A: In our practice we follow ACOG guidelines (risk-based strategy): Risk factors are treated in labor with penicillin G; that is, if the urine culture is GBS+ in pregnancy the woman is treated in labor. If she goes into labor <37 weeks, has fever, rupture of membranes equal to or >18 hours, she is treated. The newborn provider is notified of all of the above.
If she is tested (testing is an option for all women in our practice and a routine for some of the women we deliver who receive care through Planned Parenthood; the American Academy of Pediatrics recommends testing vs risk-based strategy) at 35-37 weeks and is positive, she is given penicillin G prophylaxis or Clindamycin if there is a history of penicillin allergy.
- Midwifery Practice Stony Brook Medical Center
A: I am an independent midwife in the Netherlands. In our country, women are not routinely tested for GBS because it appears that 80% of the women have it but only a few babies get ill from it. So we only know that women test positive when they had had an incident in the past and mostly it's when their baby got ill within 12 hours or less postpartum. In most cases the babies are prematurely born or the membranes are more than 24 hours ruptured.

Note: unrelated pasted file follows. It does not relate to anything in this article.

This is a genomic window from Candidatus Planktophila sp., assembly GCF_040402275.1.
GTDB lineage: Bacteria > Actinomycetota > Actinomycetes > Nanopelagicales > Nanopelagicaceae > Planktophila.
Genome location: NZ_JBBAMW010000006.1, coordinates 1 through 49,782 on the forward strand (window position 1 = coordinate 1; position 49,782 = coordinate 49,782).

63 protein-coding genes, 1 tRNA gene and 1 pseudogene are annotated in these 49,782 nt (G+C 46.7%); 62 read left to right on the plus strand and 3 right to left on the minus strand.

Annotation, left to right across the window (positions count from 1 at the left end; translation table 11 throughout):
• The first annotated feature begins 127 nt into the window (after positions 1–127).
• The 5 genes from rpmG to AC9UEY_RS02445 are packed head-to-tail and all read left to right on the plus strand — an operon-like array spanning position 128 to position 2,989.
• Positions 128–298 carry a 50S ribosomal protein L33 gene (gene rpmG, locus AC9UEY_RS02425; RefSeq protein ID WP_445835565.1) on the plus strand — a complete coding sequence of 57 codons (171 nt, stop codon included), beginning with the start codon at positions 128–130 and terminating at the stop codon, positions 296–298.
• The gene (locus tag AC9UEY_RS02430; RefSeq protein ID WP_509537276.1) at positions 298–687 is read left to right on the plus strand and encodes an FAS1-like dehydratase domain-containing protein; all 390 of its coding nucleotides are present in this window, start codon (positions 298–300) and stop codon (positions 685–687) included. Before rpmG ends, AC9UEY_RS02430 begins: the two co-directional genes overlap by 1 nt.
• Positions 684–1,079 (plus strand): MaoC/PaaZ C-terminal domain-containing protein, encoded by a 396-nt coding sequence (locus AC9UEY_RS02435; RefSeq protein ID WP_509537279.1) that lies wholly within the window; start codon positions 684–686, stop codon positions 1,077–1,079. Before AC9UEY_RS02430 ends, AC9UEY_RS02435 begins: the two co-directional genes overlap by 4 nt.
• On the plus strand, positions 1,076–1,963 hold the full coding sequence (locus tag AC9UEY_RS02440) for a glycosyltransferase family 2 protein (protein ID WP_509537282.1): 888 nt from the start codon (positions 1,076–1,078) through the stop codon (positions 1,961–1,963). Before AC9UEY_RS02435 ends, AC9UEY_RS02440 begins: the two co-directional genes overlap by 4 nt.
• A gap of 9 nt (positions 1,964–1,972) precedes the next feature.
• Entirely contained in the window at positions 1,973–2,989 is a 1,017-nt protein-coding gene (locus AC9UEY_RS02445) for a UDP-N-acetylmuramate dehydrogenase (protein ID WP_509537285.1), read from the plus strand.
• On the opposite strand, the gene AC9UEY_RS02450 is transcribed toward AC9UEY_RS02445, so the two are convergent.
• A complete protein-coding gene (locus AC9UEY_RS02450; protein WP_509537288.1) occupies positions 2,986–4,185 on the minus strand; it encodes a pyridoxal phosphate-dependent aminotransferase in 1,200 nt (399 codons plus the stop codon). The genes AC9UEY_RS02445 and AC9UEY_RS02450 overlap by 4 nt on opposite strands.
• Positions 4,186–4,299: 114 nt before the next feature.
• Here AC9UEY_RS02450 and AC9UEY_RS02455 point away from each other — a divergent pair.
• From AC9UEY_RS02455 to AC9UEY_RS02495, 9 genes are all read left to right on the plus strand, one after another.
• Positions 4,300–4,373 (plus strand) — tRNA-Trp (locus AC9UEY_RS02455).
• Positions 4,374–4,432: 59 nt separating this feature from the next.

Because it's been proven (read the latest "Effective Care in Pregnancy and Childbirth") that testing the orifices of the baby directly postpartum doesn't say anything and giving antibiotics within four hours of birth won't help, in our region we let the women who previously tested positive test again in the 36th week of pregnancy. If GBS is tested positive they are given antibiotics and after the strep is then tested negative they can eventually give birth at home.